I suppose you can go from A to B in a car, but you shouldn't in a Mission Statement, as do G4S, the “International Security Solutions Group” which plummeted so spectacularly down its own learning curve over the London Olympics. They don't even go from A to B; rather G to D, or X to R. Their journeys are random and pointless:
- From risk assessment to delivery, we work in partnership with governments, businesses and other organisations to provide integrated solutions to security challenges.
- We protect rock stars and sports stars, people and property, including some of the world’s most important buildings and events.
Hang on a minute – aren't you supposed to say “From rock stars to sports stars, from people to property, from buildings to events”? Back on track for the rest of it:
- From advising on stadium building plans to crowd control and ensuring event tickets are not forged;
- From delivering pay packets to ensuring ATMs have enough cash to meet your shopping needs;
- From delivering cash to bank branches and retail outlets to managing the flow of cash for central banks and major retailers;
- From ensuring travellers have a safe and pleasant experience in ports and airports around the world to secure detention and escorting of people who are not lawfully entitled to remain in a country;
When it comes to “Culture and Values”, G4S – or should that be G2S? – goes from bad to worse:
We are proud of our distinctive culture and strong values that are cascaded through the organisation. These values guide how we conduct our business and help to develop positive relationships with all stakeholders ….Each of our values has a senior executive ‘champion’ within the Group who is responsible for ensuring that it is embedded into the way G4S conducts its business throughout the world.
Here's hoping a champion stakeholder will embed his stake through the core of its values and watch the blood cascade.
A few years ago I might have been shocked, shocked to see such clichés proliferate. Time was when it seemed that everyone was “shocked, shocked”. Shocked, shocked that quiet, devout Muslims turned to terrorism. Shocked, shocked at the BBC bias against Israel. In New York, New York, they were probably so shocked, shocked that they were shocked, shocked, shocked, shocked.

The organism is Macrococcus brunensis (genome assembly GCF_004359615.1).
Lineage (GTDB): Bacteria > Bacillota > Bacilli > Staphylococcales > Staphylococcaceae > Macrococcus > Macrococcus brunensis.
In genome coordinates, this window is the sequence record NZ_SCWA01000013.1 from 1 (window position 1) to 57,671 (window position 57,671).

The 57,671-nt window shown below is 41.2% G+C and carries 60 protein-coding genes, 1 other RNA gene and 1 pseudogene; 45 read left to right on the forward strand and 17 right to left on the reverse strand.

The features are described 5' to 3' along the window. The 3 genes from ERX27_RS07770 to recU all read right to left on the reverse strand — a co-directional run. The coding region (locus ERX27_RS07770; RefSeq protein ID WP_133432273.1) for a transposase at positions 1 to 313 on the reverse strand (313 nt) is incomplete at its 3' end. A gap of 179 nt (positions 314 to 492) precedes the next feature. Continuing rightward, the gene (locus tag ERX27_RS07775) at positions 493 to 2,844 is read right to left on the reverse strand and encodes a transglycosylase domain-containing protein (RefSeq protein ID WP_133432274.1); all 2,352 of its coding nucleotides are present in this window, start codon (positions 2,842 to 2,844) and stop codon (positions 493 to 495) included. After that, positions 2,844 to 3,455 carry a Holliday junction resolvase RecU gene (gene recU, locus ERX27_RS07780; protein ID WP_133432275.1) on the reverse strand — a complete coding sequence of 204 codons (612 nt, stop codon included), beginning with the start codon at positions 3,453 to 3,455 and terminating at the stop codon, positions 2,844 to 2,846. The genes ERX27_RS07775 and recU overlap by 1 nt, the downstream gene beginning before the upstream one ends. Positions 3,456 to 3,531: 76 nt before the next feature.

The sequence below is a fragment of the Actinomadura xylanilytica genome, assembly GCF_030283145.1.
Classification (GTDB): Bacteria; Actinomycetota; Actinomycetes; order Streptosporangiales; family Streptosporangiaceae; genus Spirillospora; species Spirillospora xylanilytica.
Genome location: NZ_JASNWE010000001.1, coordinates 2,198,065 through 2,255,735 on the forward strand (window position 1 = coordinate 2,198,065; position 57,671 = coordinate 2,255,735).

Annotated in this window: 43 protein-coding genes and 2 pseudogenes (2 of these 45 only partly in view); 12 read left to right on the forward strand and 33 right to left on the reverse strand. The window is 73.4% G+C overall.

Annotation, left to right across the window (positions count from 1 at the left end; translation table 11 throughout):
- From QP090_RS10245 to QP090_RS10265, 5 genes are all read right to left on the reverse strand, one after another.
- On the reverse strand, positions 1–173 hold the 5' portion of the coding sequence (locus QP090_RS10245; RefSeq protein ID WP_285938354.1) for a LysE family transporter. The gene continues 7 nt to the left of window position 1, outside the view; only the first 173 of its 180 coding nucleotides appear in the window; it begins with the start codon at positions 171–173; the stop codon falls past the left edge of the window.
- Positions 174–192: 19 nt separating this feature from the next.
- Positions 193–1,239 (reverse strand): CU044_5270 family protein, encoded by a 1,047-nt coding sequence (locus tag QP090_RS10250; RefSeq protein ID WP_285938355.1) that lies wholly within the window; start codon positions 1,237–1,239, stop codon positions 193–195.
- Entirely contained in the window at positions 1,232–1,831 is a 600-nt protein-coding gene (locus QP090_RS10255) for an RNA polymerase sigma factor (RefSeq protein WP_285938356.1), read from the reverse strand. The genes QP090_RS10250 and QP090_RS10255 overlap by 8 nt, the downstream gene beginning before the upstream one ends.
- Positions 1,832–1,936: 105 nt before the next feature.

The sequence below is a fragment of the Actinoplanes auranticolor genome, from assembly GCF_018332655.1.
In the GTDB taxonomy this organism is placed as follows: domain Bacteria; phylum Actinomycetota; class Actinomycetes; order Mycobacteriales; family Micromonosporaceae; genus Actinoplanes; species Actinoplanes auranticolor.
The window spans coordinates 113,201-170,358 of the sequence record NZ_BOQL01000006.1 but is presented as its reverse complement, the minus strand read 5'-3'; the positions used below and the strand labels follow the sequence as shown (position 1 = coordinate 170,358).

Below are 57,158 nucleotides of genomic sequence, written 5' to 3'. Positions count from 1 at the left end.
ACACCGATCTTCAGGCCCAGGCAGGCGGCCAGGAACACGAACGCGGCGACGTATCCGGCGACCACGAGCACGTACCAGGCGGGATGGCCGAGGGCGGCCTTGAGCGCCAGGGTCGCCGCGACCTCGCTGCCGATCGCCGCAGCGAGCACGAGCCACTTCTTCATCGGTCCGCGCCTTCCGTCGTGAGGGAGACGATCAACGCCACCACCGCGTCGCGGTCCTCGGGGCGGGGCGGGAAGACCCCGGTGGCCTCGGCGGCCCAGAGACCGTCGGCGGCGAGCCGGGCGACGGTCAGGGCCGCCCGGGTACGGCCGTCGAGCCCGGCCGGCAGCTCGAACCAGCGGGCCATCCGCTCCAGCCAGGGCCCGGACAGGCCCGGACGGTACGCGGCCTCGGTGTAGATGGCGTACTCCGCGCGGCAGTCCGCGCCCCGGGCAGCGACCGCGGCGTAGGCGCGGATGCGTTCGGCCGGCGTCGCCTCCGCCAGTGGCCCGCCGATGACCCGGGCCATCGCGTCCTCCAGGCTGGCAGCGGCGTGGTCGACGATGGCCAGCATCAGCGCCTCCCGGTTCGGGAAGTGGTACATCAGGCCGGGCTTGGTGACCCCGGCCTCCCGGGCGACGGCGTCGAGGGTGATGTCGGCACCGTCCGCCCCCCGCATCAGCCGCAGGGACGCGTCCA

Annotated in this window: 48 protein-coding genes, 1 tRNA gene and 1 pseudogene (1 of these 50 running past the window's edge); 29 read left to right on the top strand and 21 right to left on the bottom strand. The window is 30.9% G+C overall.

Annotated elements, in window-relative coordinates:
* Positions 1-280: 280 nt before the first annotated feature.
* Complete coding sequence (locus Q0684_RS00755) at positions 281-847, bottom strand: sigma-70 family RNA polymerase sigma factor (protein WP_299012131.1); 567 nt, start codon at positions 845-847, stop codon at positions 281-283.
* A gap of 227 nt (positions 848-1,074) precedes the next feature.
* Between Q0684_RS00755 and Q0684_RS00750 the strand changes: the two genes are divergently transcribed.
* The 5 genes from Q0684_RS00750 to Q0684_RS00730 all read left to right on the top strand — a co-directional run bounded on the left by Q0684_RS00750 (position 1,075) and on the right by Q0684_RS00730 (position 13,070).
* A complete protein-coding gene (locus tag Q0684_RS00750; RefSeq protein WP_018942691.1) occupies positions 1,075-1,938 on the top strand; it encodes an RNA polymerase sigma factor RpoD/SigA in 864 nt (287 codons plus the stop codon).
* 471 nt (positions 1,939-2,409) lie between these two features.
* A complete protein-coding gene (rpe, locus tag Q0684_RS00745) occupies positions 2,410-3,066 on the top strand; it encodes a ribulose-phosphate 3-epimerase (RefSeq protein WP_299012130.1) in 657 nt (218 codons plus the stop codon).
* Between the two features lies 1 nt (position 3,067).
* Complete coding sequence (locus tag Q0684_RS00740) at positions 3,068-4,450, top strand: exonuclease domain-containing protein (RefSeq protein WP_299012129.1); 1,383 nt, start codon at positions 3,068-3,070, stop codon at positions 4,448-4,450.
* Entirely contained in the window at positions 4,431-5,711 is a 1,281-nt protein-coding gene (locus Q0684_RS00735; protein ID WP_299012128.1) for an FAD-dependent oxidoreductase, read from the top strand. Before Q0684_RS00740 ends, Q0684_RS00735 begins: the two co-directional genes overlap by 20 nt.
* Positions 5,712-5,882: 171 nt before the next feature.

Not any more. People seem to have got bored, bored saying it. Like slang and jargon, verbal tics come in waves, and then recede. As one goes another takes its place. “Shocked, shocked” has been replaced by “as….as it is”.
“As… as it is” is as old as it is respectable, but now it is becoming as mannered as it is clichéd. I am not sure if there is a rule about its usage, but common sense dictates that there should be a reason for using this construction rather than simple adjectives. The two words being grouped together should be similar but subtly different, or should be deliberate contrasts. “The day was as long as it was sunny” is an affectation. Why not simply say, “The day was long and sunny”? Not merely affected, but meaningless was a sentence I read today: “The data base is as complex as it is essential.” No it isn’t. Complex and essential do not move in the same circles. “The data base is complex, but it is essential,” would be better.
It gets worse. A textbook I reviewed recently introduced a topic by saying: “This topic is as difficult as it is necessary to understand.” Whoever wrote that is as green as he is cabbage-looking.